On August 21, if you have the good fortune to be along the path of totality, stretching from Oregon to South Carolina, you’ll get to see one of the rarest sights in nature — the wispy solar corona. The corona is the sun’s atmosphere, and it’s constantly changing shape in response to magnetic fields reaching up from the surface of the sun.
Dr. Gordon Petrie from the National Solar Observatory (NSO) explains: “The corona might look like it’s a fuzzy halo around the Sun, but it actually has quite a lot of structure to it. The Sun has a magnetic field that, at first glance, might remind us of the middle-school experiment where you sprinkle iron filings over a bar magnet to get a butterfly shape. However, on closer inspection, it is far more complicated than that.”
Petrie and team use a special coronagraph and other instruments to subtract skylight from the region around the sun to reveal the shape and extent of the corona. We’re now only about a half a solar rotation from eclipse day, and according to Petrie, the corona’s not likely to change much between now and then.
“We expect to see faint, straight structures protruding from the north and south poles of the Sun – these are the polar plumes,” he said. “We will be able to see brighter bulbs of material closer to the equator – these are called helmet streamers.”
The Sun’s magnetic field is generated inside of the Sun; when it breaks through to the surface, it cools its surroundings. The cooling produces dark spots we see as sunspots where magnetic energy is concentrated. You can’t see a magnetic field directly, but its effects include the sunspots and super-heated gases in the sun’s atmosphere. Astronomers can trace out the sun’s magnetic field lines in the corona by mapping those hot gases and “see” the corona outside of an eclipse.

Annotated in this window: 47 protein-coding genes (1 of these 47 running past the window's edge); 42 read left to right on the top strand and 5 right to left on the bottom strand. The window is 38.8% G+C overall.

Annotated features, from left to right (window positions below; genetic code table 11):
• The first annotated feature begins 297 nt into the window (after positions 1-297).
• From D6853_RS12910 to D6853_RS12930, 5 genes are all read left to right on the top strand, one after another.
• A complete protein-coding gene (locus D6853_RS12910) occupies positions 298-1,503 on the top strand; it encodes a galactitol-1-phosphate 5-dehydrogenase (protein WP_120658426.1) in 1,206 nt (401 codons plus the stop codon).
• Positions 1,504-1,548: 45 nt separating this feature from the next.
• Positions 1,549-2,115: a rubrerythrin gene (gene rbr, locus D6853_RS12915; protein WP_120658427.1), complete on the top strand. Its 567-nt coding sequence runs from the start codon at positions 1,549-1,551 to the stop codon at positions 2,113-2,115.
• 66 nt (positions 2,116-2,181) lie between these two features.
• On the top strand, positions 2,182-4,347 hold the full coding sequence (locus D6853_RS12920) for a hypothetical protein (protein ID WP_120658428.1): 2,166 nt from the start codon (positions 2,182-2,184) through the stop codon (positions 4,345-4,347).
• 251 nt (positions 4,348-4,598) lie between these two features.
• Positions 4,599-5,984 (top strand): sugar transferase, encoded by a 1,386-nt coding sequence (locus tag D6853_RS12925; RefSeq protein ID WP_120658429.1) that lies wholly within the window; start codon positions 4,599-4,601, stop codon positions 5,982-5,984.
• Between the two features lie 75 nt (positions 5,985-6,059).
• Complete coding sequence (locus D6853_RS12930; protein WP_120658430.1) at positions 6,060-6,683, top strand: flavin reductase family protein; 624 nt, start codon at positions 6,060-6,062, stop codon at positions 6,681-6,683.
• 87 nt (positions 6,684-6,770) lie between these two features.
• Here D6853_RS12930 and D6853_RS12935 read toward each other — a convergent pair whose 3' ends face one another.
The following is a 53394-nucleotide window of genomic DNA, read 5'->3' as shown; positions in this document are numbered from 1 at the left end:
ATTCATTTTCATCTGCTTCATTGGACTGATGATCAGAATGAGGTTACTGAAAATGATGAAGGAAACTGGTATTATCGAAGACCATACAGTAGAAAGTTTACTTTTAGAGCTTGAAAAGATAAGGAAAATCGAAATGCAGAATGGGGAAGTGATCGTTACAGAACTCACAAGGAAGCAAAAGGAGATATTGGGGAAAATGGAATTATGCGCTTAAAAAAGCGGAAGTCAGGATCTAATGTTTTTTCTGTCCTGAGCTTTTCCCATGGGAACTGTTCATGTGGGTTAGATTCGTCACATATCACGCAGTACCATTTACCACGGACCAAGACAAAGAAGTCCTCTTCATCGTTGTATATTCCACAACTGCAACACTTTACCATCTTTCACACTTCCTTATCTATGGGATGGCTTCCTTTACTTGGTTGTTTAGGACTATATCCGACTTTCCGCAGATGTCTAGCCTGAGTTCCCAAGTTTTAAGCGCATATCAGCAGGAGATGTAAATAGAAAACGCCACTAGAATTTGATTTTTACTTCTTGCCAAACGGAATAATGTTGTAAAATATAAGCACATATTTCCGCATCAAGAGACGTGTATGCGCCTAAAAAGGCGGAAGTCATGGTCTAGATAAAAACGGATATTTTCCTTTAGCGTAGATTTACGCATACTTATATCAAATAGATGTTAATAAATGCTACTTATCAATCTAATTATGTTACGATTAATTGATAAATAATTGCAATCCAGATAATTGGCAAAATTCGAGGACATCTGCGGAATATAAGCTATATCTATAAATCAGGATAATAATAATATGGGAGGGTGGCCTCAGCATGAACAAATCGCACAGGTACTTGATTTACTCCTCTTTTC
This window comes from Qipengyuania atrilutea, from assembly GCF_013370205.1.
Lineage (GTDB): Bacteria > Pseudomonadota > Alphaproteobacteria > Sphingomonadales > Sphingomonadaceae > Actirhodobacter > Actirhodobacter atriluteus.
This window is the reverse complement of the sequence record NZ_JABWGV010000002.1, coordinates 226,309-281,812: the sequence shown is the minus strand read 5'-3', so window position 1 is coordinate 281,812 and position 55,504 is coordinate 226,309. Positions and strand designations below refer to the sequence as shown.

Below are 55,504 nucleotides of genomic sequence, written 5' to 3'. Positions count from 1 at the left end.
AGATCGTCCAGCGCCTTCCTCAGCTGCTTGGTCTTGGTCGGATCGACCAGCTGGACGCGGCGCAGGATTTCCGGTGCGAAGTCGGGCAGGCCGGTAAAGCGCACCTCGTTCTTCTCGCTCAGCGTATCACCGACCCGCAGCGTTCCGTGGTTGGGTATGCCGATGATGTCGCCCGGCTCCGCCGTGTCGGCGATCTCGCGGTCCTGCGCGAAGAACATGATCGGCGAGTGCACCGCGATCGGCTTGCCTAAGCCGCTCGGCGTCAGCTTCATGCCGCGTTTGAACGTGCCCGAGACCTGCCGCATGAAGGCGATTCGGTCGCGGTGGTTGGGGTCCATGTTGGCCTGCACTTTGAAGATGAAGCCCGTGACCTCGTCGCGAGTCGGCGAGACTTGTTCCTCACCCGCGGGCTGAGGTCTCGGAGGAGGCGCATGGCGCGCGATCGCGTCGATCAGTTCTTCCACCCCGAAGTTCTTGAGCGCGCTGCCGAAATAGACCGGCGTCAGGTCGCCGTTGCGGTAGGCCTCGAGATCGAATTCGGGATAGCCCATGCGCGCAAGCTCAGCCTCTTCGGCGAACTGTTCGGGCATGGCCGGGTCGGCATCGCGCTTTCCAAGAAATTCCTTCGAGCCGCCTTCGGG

“The corona changes its shape over time, and looks drastically different during solar maximum compared to solar minimum,” explains Dr. David Boboltz, the National Science Foundation’s program officer for the NSO. “During solar maximum, such as the 2012 eclipse, the corona looks like a spiky ring around the entire sun. In contrast, a solar minimum eclipse such as the one this month, will have lots of complexity near the equator but will be drastically different near the north and south poles of the Sun.”
The predicted view above gives us an idea of what observers will see during the Aug. 21 totality. The solar wind, a stream of high-speed electrons and protons, flows outward from the sun along open field lines. Closed field lines, where the lines loop back onto the Sun, trap coronal gases. As a result, the corona appears brighter there than the open corona in eclipse images. Closed and open lines are shown white and dark grey in the plot. The largest closed structures represent the helmet streamers that we see during the total solar eclipse.
Also in anticipation of the upcoming eclipse, I wanted to suggest a couple apps you’ll find useful whether you’re traveling or not. My fave is the free Smithsonian Eclipse 2017 available for both iPhone and Android. You get a eclipse countdown, an interactive eclipse map where you can zoom into your site or find your way to other locations along the centerline in the event of bad weather, an eclipse guide, recent sun images and a link to NASA’s live stream of the eclipse.
On the interactive map, you can click anywhere and get a complete list of times and a diagram for each phase of the eclipse at that location whether you’re on the centerline or anywhere else on the continent. What more could you want? An ironclad guarantee of clear skies from my app, that’s all 🙂
I also like the Exploratorium’s free Total Solar Eclipse 2017 app for iPhone and Android mostly because you have four options on the interactive map: streets, satellite images, National Geographic map and World Street Map. There are at least a dozen apps out there, some free and some costing a few bucks. I think you’ll be very happy with these … and they’re free!